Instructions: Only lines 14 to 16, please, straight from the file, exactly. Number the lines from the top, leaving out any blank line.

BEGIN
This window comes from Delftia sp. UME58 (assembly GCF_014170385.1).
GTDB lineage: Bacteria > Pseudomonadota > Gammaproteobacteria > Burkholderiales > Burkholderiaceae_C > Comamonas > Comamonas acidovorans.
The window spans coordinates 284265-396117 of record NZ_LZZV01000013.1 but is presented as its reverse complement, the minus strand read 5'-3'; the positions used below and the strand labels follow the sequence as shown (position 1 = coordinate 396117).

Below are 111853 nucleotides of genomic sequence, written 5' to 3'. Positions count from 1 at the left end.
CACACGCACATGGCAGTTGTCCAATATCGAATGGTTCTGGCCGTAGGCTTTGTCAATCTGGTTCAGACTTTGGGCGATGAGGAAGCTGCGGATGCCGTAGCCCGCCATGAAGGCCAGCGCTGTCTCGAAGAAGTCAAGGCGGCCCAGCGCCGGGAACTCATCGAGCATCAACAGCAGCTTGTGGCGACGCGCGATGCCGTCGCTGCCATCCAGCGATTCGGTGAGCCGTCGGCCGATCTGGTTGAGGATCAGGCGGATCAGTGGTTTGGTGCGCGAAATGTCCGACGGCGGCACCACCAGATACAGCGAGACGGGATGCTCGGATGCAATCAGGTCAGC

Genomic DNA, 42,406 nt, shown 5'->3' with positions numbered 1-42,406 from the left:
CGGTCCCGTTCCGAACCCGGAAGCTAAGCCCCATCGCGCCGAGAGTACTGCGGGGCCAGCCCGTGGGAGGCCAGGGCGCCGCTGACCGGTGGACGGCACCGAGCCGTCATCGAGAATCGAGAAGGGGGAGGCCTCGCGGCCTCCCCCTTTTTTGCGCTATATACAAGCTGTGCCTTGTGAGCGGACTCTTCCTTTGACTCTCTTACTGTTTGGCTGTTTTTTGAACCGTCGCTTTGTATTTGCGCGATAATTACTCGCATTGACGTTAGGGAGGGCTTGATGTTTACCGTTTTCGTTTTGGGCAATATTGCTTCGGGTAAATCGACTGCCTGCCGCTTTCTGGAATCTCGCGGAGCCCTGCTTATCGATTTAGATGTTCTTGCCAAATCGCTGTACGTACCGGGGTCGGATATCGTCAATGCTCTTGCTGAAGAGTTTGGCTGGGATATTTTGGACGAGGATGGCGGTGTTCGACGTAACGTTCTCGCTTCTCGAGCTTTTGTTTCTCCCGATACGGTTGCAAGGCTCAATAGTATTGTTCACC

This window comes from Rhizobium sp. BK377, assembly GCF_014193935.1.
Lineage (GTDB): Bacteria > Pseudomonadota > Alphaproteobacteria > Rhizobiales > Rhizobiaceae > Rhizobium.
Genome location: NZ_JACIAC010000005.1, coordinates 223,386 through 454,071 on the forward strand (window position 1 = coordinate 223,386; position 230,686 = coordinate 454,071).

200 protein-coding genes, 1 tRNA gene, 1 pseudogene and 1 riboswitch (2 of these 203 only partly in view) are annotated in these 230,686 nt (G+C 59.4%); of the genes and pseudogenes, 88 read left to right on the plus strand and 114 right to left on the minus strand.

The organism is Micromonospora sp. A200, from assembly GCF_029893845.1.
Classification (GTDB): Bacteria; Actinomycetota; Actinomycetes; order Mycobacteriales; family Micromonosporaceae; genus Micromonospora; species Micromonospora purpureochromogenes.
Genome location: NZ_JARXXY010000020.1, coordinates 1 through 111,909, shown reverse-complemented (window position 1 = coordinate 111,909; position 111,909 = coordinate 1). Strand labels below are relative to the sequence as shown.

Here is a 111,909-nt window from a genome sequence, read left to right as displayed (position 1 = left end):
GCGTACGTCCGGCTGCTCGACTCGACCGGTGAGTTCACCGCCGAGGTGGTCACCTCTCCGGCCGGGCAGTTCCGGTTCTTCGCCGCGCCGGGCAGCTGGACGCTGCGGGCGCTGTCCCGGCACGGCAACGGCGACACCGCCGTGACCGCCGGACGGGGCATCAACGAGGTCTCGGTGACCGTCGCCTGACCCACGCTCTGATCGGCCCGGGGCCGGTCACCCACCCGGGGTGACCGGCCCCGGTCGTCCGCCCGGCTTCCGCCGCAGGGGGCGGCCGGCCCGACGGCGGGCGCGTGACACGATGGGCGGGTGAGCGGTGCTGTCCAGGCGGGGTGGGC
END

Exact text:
Genome location: NZ_JARXXY010000020.1, coordinates 1 through 111,909, shown reverse-complemented (window position 1 = coordinate 111,909; position 111,909 = coordinate 1). Strand labels below are relative to the sequence as shown.

Here is a 111,909-nt window from a genome sequence, read left to right as displayed (position 1 = left end):
GCGTACGTCCGGCTGCTCGACTCGACCGGTGAGTTCACCGCCGAGGTGGTCACCTCTCCGGCCGGGCAGTTCCGGTTCTTCGCCGCGCCGGGCAGCTGGACGCTGCGGGCGCTGTCCCGGCACGGCAACGGCGACACCGCCGTGACCGCCGGACGGGGCATCAACGAGGTCTCGGTGACCGTCGCCTGACCCACGCTCTGATCGGCCCGGGGCCGGTCACCCACCCGGGGTGACCGGCCCCGGTCGTCCGCCCGGCTTCCGCCGCAGGGGGCGGCCGGCCCGACGGCGGGCGCGTGACACGATGGGCGGGTGAGCGGTGCTGTCCAGGCGGGGTGGGC